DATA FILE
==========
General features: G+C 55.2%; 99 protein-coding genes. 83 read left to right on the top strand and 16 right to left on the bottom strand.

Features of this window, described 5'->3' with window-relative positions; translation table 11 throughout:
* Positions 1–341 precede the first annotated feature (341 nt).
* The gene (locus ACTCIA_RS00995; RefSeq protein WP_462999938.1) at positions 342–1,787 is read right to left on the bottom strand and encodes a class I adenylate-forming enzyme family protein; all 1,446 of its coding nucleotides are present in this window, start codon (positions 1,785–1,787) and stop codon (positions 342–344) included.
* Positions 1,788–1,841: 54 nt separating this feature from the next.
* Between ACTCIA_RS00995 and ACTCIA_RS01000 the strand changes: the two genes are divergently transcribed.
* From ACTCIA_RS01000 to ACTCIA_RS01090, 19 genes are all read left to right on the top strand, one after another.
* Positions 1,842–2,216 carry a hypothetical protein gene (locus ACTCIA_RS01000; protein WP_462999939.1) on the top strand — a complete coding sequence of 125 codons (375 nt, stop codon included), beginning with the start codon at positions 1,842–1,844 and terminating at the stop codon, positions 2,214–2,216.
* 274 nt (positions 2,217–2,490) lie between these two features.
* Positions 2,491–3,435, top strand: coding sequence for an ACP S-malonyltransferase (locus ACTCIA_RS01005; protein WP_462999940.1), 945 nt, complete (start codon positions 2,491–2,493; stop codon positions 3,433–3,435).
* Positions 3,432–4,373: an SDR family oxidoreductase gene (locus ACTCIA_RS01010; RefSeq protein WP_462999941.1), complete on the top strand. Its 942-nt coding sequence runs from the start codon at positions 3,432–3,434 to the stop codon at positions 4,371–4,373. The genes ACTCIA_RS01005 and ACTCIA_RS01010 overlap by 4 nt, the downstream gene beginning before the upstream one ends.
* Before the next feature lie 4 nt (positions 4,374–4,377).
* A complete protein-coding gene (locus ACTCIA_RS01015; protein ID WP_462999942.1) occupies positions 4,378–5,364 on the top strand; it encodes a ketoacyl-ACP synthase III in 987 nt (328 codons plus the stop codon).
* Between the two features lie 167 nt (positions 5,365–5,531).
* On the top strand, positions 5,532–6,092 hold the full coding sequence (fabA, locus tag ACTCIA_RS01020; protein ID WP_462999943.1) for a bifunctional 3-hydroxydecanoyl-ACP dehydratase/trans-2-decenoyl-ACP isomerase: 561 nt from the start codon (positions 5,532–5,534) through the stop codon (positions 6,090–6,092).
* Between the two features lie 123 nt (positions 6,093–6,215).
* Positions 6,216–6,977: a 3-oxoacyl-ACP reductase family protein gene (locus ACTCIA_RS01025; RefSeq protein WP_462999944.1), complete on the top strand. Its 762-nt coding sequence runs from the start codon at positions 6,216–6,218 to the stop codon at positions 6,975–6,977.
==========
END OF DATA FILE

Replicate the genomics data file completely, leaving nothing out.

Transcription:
General features: G+C 55.2%; 99 protein-coding genes. 83 read left to right on the top strand and 16 right to left on the bottom strand.

Features of this window, described 5'->3' with window-relative positions; translation table 11 throughout:
* Positions 1–341 precede the first annotated feature (341 nt).
* The gene (locus ACTCIA_RS00995; RefSeq protein WP_462999938.1) at positions 342–1,787 is read right to left on the bottom strand and encodes a class I adenylate-forming enzyme family protein; all 1,446 of its coding nucleotides are present in this window, start codon (positions 1,785–1,787) and stop codon (positions 342–344) included.
* Positions 1,788–1,841: 54 nt separating this feature from the next.
* Between ACTCIA_RS00995 and ACTCIA_RS01000 the strand changes: the two genes are divergently transcribed.
* From ACTCIA_RS01000 to ACTCIA_RS01090, 19 genes are all read left to right on the top strand, one after another.
* Positions 1,842–2,216 carry a hypothetical protein gene (locus ACTCIA_RS01000; protein WP_462999939.1) on the top strand — a complete coding sequence of 125 codons (375 nt, stop codon included), beginning with the start codon at positions 1,842–1,844 and terminating at the stop codon, positions 2,214–2,216.
* 274 nt (positions 2,217–2,490) lie between these two features.
* Positions 2,491–3,435, top strand: coding sequence for an ACP S-malonyltransferase (locus ACTCIA_RS01005; protein WP_462999940.1), 945 nt, complete (start codon positions 2,491–2,493; stop codon positions 3,433–3,435).
* Positions 3,432–4,373: an SDR family oxidoreductase gene (locus ACTCIA_RS01010; RefSeq protein WP_462999941.1), complete on the top strand. Its 942-nt coding sequence runs from the start codon at positions 3,432–3,434 to the stop codon at positions 4,371–4,373. The genes ACTCIA_RS01005 and ACTCIA_RS01010 overlap by 4 nt, the downstream gene beginning before the upstream one ends.
* Before the next feature lie 4 nt (positions 4,374–4,377).
* A complete protein-coding gene (locus ACTCIA_RS01015; protein ID WP_462999942.1) occupies positions 4,378–5,364 on the top strand; it encodes a ketoacyl-ACP synthase III in 987 nt (328 codons plus the stop codon).
* Between the two features lie 167 nt (positions 5,365–5,531).
* On the top strand, positions 5,532–6,092 hold the full coding sequence (fabA, locus tag ACTCIA_RS01020; protein ID WP_462999943.1) for a bifunctional 3-hydroxydecanoyl-ACP dehydratase/trans-2-decenoyl-ACP isomerase: 561 nt from the start codon (positions 5,532–5,534) through the stop codon (positions 6,090–6,092).
* Between the two features lie 123 nt (positions 6,093–6,215).
* Positions 6,216–6,977: a 3-oxoacyl-ACP reductase family protein gene (locus ACTCIA_RS01025; RefSeq protein WP_462999944.1), complete on the top strand. Its 762-nt coding sequence runs from the start codon at positions 6,216–6,218 to the stop codon at positions 6,975–6,977.